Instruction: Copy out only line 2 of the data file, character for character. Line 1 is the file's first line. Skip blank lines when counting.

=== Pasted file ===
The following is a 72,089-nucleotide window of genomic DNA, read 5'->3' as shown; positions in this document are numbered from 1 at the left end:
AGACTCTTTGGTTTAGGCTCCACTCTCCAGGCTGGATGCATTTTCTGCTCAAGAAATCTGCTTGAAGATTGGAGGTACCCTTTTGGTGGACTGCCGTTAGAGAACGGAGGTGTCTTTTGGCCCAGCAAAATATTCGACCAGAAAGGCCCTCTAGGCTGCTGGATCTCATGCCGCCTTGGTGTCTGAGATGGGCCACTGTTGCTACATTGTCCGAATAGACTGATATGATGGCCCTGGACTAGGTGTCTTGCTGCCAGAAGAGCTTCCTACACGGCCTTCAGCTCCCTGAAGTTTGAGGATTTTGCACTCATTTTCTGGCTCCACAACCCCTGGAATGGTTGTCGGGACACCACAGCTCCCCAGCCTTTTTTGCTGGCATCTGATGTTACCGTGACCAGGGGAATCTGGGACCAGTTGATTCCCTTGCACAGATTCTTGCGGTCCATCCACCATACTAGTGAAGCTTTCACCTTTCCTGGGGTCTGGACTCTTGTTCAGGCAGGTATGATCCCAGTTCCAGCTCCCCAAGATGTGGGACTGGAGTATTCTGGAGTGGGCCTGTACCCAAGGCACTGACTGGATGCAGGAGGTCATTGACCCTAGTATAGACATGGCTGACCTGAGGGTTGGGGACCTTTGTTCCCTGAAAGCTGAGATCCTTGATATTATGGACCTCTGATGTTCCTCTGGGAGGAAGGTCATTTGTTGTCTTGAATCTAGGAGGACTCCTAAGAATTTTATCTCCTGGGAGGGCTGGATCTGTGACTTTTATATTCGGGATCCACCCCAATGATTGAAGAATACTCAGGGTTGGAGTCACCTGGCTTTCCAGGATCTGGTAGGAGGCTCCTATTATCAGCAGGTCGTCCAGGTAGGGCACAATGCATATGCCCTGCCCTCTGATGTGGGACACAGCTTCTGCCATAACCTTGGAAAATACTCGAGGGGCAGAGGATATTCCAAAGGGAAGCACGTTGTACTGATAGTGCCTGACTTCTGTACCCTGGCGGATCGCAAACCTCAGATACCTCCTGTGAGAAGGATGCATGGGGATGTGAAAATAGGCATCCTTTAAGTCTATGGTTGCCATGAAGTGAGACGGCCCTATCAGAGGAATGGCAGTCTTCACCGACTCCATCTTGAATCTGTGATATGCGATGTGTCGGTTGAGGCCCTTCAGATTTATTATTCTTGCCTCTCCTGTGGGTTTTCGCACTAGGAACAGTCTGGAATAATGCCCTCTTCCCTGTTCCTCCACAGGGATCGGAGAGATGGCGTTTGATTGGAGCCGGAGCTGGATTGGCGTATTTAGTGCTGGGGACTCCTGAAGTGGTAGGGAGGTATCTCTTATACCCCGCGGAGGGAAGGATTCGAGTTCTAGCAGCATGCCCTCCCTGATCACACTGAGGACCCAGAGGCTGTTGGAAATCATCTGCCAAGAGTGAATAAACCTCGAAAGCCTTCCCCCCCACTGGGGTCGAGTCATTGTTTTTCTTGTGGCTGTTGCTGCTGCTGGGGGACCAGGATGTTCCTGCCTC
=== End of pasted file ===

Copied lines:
AGACTCTTTGGTTTAGGCTCCACTCTCCAGGCTGGATGCATTTTCTGCTCAAGAAATCTGCTTGAAGATTGGAGGTACCCTTTTGGTGGACTGCCGTTAGAGAACGGAGGTGTCTTTTGGCCCAGCAAAATATTCGACCAGAAAGGCCCTCTAGGCTGCTGGATCTCATGCCGCCTTGGTGTCTGAGATGGGCCACTGTTGCTACATTGTCCGAATAGACTGATATGATGGCCCTGGACTAGGTGTCTTGCTGCCAGAAGAGCTTCCTACACGGCCTTCAGCTCCCTGAAGTTTGAGGATTTTGCACTCATTTTCTGGCTCCACAACCCCTGGAATGGTTGTCGGGACACCACAGCTCCCCAGCCTTTTTTGCTGGCATCTGATGTTACCGTGACCAGGGGAATCTGGGACCAGTTGATTCCCTTGCACAGATTCTTGCGGTCCATCCACCATACTAGTGAAGCTTTCACCTTTCCTGGGGTCTGGACTCTTGTTCAGGCAGGTATGATCCCAGTTCCAGCTCCCCAAGATGTGGGACTGGAGTATTCTGGAGTGGGCCTGTACCCAAGGCACTGACTGGATGCAGGAGGTCATTGACCCTAGTATAGACATGGCTGACCTGAGGGTTGGGGACCTTTGTTCCCTGAAAGCTGAGATCCTTGATATTATGGACCTCTGATGTTCCTCTGGGAGGAAGGTCATTTGTTGTCTTGAATCTAGGAGGACTCCTAAGAATTTTATCTCCTGGGAGGGCTGGATCTGTGACTTTTATATTCGGGATCCACCCCAATGATTGAAGAATACTCAGGGTTGGAGTCACCTGGCTTTCCAGGATCTGGTAGGAGGCTCCTATTATCAGCAGGTCGTCCAGGTAGGGCACAATGCATATGCCCTGCCCTCTGATGTGGGACACAGCTTCTGCCATAACCTTGGAAAATACTCGAGGGGCAGAGGATATTCCAAAGGGAAGCACGTTGTACTGATAGTGCCTGACTTCTGTACCCTGGCGGATCGCAAACCTCAGATACCTCCTGTGAGAAGGATGCATGGGGATGTGAAAATAGGCATCCTTTAAGTCTATGGTTGCCATGAAGTGAGACGGCCCTATCAGAGGAATGGCAGTCTTCACCGACTCCATCTTGAATCTGTGATATGCGATGTGTCGGTTGAGGCCCTTCAGATTTATTATTCTTGCCTCTCCTGTGGGTTTTCGCACTAGGAACAGTCTGGAATAATGCCCTCTTCCCTGTTCCTCCACAGGGATCGGAGAGATGGCGTTTGATTGGAGCCGGAGCTGGATTGGCGTATTTAGTGCTGGGGACTCCTGAAGTGGTAGGGAGGTATCTCTTATACCCCGCGGAGGGAAGGATTCGAGTTCTAGCAGCATGCCCTCCCTGATCACACTGAGGACCCAGAGGCTGTTGGAAATCATCTGCCAAGAGTGAATAAACCTCGAAAGCCTTCCCCCCCACTGGGGTCGAGTCATTGTTTTTCTTGTGGCTGTTGCTGCTGCTGGGGGACCAGGATGTTCCTGCCTC